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Title: Response to “Model assumptions limit implications for nitrogen and phosphorus management”: The need to move beyond the phosphorus = biomass = toxin doctrine
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Journal of Great Lakes Research
Medium: X
Sponsoring Org:
National Science Foundation
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  1. Abstract

    A defining feature of the Anthropocene is the distortion of the biosphere phosphorus (P) cycle. A relatively sudden acceleration of input fluxes without a concomitant increase in output fluxes has led to net accumulation of P in the terrestrial‐aquatic continuum. Over the past century, P has been mined from geological deposits to produce crop fertilizers. When P inputs are not fully removed with harvest of crop biomass, the remaining P accumulates in soils. This residual P is a uniquely anthropogenic pool of P, and its management is critical for agronomic and environmental sustainability. Managing residual P first requires its quantification—but measuring residual P is challenging. In this review, we synthesize approaches to quantifying residual P, with emphasis on advantages, disadvantages, and complementarity. Common approaches to estimate residual P are mass balances, long‐term experiments, soil test P trends and chronosequences, with varying suitability or even limitations to distinct spatiotemporal scales. We demonstrate that individual quantification approaches are (i) constrained, (ii) often complementary, and (iii) may be feasible at only certain time–space scales. While some of these challenges are inherent to the quantification approach, in many cases there are surmountable challenges that can be addressed by unifying existing P pool and flux datasets, standardizing and synchronizing data collection on pools and fluxes, and quantifying uncertainty. Though defined as a magnitude, the distribution and speciation of residual P is relatively less understood but shapes its utilization and environmental impacts. The form of residual P will vary by agroecosystem context due to edaphoclimatic‐specific transformation of the accumulated P, which has implications for management (e.g., crop usage) and future policies (e.g., lag times in P loading from non‐point sources). Quantifying the uncertainty in measuring residual P holds value beyond scientific understanding, as it supports prioritization of monitoring and management resources and inform policy.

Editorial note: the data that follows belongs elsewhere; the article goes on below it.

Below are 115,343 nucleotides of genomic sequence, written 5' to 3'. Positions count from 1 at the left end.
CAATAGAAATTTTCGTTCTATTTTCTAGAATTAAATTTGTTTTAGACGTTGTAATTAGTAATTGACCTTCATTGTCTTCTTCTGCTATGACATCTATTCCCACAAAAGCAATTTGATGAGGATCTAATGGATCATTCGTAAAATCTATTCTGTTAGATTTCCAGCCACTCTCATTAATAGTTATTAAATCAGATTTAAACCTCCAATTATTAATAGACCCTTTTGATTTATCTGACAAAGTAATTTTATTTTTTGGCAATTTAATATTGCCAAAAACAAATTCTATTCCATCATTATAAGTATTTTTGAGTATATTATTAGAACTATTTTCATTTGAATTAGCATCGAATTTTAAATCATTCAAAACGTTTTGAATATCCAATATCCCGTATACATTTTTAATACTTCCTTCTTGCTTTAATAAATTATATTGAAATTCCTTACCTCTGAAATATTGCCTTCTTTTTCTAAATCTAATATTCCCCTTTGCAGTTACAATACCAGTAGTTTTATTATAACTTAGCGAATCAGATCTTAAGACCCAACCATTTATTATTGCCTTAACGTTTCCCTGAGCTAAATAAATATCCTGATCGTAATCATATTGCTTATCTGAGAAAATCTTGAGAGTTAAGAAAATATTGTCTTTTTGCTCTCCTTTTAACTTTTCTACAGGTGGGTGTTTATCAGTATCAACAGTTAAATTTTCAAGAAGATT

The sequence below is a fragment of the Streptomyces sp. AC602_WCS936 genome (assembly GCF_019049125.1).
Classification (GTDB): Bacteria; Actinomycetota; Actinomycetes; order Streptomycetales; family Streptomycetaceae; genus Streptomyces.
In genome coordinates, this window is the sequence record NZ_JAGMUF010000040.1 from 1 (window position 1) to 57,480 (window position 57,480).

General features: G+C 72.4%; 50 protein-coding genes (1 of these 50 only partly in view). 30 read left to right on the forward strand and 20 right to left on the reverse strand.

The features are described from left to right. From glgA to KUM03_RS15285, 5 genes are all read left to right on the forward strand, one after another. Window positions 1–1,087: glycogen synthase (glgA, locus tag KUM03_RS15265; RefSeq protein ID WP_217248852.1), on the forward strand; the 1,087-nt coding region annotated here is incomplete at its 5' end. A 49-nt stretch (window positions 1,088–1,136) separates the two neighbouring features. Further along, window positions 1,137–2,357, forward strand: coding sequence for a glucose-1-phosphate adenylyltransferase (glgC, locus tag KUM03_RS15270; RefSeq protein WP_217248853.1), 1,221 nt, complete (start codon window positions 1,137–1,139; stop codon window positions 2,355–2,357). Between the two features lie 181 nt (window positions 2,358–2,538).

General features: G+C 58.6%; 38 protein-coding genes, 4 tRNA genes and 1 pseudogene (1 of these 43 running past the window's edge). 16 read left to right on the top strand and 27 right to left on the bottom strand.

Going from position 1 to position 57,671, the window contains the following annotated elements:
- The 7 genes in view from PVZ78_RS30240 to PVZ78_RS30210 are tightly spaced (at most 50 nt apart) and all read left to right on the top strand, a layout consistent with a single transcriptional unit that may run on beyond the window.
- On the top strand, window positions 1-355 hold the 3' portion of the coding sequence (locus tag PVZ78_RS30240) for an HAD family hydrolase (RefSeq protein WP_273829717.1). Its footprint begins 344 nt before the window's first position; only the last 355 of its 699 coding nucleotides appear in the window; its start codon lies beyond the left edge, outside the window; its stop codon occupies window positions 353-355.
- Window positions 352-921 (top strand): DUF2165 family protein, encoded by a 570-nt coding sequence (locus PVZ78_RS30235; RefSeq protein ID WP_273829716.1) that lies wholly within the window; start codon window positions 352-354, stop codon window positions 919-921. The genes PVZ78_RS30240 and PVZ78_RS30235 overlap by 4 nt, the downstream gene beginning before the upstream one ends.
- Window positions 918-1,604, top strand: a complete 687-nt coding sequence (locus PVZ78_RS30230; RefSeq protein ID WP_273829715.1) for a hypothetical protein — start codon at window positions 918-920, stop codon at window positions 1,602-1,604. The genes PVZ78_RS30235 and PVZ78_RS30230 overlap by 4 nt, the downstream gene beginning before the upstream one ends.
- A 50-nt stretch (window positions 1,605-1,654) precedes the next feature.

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  4. Abstract

    Phosphorus (P) and nitrogen (N) are essential nutrients for food production but their excess use in agriculture can have major social costs, particularly related to water quality degradation. Nutrient footprint approaches estimate N and P release to the environment through food production and waste management and enable linking these emissions to particular consumption patterns. Following an established method for quantifying a consumer-oriented N footprint for the United States (U.S.), we calculate an analogous P footprint and assess the N:P ratio across different stages of food production and consumption. Circa 2012, the average consumer’s P footprint was 4.4 kg P capita−1yr−1compared to 22.4 kg N capita−1yr−1for the food portion of the N footprint. Animal products have the largest contribution to both footprints, comprising >70% of the average per capita N and P footprints. The N:P ratio of environmental release based on virtual nutrient factors (kilograms N or P per kilogram of food consumed) varies considerably across food groups and stages. The overall N:P ratio of the footprints was lower (5.2 by mass) than for that of U.S. food consumption (8.6), reinforcing our finding that P is managed less efficiently than N in food production systems but more efficiently removed from wastewater. While strategies like reducing meat consumption will effectively reduce both N and P footprints by decreasing overall synthetic fertilizer nutrient demands, consideration of how food production and waste treatment differentially affect N and P releases to the environment can also inform eutrophication management.

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